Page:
# Modeling and Analyzing Linear Functions

## Lesson Objectives

- Analyze and interpret linear functions in real-life scientific and business contexts
- Use linear models to make predictions and solve problems related to natural phenomena and business scenarios
- Understand limitations of linear models in scientific and business applications

## Common Core Standards

**F.LE.1**: Distinguish between situations that can be modeled with linear functions and with exponential functions.**F.LE.5**: Interpret the parameters in a linear or exponential function in terms of a context.**F.IF.4**: For a function that models a relationship between two quantities, interpret key features of graphs and tables in terms of the quantities, and sketch graphs showing key features given a verbal description of the relationship.

## Prerequisite Skills

- Understanding linear functions and equations
- Interpreting slope and y-intercept
- Graphing linear functions

## Key Vocabulary

- Linear model
- Extrapolation
- Interpolation
- Limitations
- Rate of change
- Dependent variable
- Independent variable

## Warm-up Activity (5 minutes)

Display 2 real-world scientific scenarios involving linear relationships. Have students identify the independent and dependent variables and describe the rate of change in each situation.

- As altitude increases, air pressure decreases at a constant rate of about 1 kPa per 100 meters.
- In a study of plant growth, the height of a sunflower increases by about 2 cm per day during its early growth phase.

Use this slide show to illustrate the linear models shown above:

__https://www.media4math.com/library/slideshow/building-linear-function-models__

## Teach (20 minutes)

Introduce a real-life business situation involving a linear model of the form *y* = *mx* + *b*:

"Let's consider a small business that produces and sells custom t-shirts. The business has fixed monthly costs (rent, utilities, etc.) of \$2,000. The cost to produce each t-shirt, including materials and labor, is \$10. We want to model the total monthly costs based on the number of t-shirts produced."

Use this slide show to go over the information below:

__https://www.media4math.com/library/slideshow/applications-linear-functions-building-business-model__

Here is a Desmos activity that models this linear functions:

__https://www.desmos.com/calculator/ngc5ixgnvk__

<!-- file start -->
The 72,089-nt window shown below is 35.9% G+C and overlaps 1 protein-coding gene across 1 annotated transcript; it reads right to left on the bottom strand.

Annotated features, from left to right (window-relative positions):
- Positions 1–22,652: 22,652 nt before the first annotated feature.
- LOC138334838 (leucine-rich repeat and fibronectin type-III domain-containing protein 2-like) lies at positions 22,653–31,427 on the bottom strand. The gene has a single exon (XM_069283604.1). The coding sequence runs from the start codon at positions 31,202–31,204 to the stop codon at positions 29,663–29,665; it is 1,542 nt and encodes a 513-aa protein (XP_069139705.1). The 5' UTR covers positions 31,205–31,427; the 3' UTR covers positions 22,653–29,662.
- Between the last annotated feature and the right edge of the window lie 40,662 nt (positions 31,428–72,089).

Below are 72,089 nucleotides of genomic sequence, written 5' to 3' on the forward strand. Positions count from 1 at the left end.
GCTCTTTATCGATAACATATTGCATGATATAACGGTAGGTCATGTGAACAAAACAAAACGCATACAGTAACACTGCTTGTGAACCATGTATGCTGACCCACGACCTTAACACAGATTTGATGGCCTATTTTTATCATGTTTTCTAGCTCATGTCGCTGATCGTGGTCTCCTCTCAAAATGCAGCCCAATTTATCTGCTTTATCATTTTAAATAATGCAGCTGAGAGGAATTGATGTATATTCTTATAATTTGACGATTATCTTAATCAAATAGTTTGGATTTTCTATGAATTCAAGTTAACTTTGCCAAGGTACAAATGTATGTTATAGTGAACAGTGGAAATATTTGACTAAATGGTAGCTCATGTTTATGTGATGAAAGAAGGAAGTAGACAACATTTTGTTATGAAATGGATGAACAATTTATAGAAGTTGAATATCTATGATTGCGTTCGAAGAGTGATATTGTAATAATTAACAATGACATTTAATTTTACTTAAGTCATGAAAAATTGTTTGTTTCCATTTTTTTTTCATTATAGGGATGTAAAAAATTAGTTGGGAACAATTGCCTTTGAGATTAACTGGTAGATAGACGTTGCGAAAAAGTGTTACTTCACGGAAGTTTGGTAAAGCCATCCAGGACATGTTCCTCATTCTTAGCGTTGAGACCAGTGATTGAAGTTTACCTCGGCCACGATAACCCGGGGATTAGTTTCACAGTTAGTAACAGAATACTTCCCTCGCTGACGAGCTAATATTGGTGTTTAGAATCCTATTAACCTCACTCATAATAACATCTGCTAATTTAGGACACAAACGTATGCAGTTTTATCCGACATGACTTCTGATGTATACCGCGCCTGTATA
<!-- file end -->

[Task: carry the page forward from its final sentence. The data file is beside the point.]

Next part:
Write the linear model on the board: *C* = 10*x* + 2000

- C = total monthly costs (dependent variable)
- x = number of t-shirts produced (independent variable)
- 10 = slope (rate: $10 per t-shirt)
- 2000 = y-intercept (fixed monthly costs)

Analyze and interpret this linear function:

- Explain the meaning of the slope: For each additional t-shirt produced, the total cost increases by $10.
- Interpret the y-intercept: Even if no t-shirts are produced, the business still has $2,000 in fixed costs.
- You can usse the model to make predictions:
- If 500 t-shirts are produced, what are the total costs?
*C*= 10(500) + 2000 = $7,000 - If the total costs are $5,000, how many t-shirts were produced? 5000 = 10
*x*+ 2000;*x*= 300 t-shirts

- If 500 t-shirts are produced, what are the total costs?

Discuss limitations of this linear model:

- There are limits to the number of t-shirts that can be produced every month.
- When producing a large number of t-shirts, the cost per t-shirt might go down.

## Review (15 minutes)

Show this video and as a class develop a linear model:

__https://www.media4math.com/library/21299/asset-preview__

Complete the following table:

Linear Model | y = 220 - x |

y-intercept | 220 |

slope | -1 |

Domain | 0 ≤ x ≤ 220 |

Range | 0 ≤ y ≤ 220 |

Here is a Desmos activity that you can use:

__https://www.desmos.com/calculator/diequ4bkqq__

Analyze the model and discuss some of its limitations:

- What does the y-intercept represent?
- What does the slope represent?
- What is a more realistic domain for this model?
- What is a more realistic range?

## Assess (10 minutes)

Administer a 10-question quiz to evaluate student understanding.

## Quiz

- In the sunflower growth model
*h*= 2*d*+ 10, what does the 2 represent?

- How tall will the sunflower be after 12 days?

- On which day will the sunflower reach a height of 50 cm?

- What is the initial height of the sunflower in this model?

- If we measure a sunflower's height as 35 cm, how many days has it been growing according to this model?

- Why might this linear sunflower growth model be inaccurate for very long time periods?

- If the growth rate slows to 1.5 cm per day after the first week, write the new growth function starting from day 7.

- Could you use a linear function for population growth>

- Write a linear function for the air pressure (P) in kPa based on altitude (a) in meters, given that pressure decreases by 1 kPa per 100 m. Assume sea level pressure is 101.3 kPa.

- Using the function from question 6, what would be the air pressure at an altitude of 1500 meters?

## Answers

- The growth rate in cm per day
- 34 cm
- Day 20
- 10 cm
- 12.5 days
- Plant growth typically slows down as the plant matures
- h = 1.5d + 24 (where d is now days since day 7)
- No. Populations grow in a non-linear manner.
- P = -0.01a + 101.3
- 86.3 kPa

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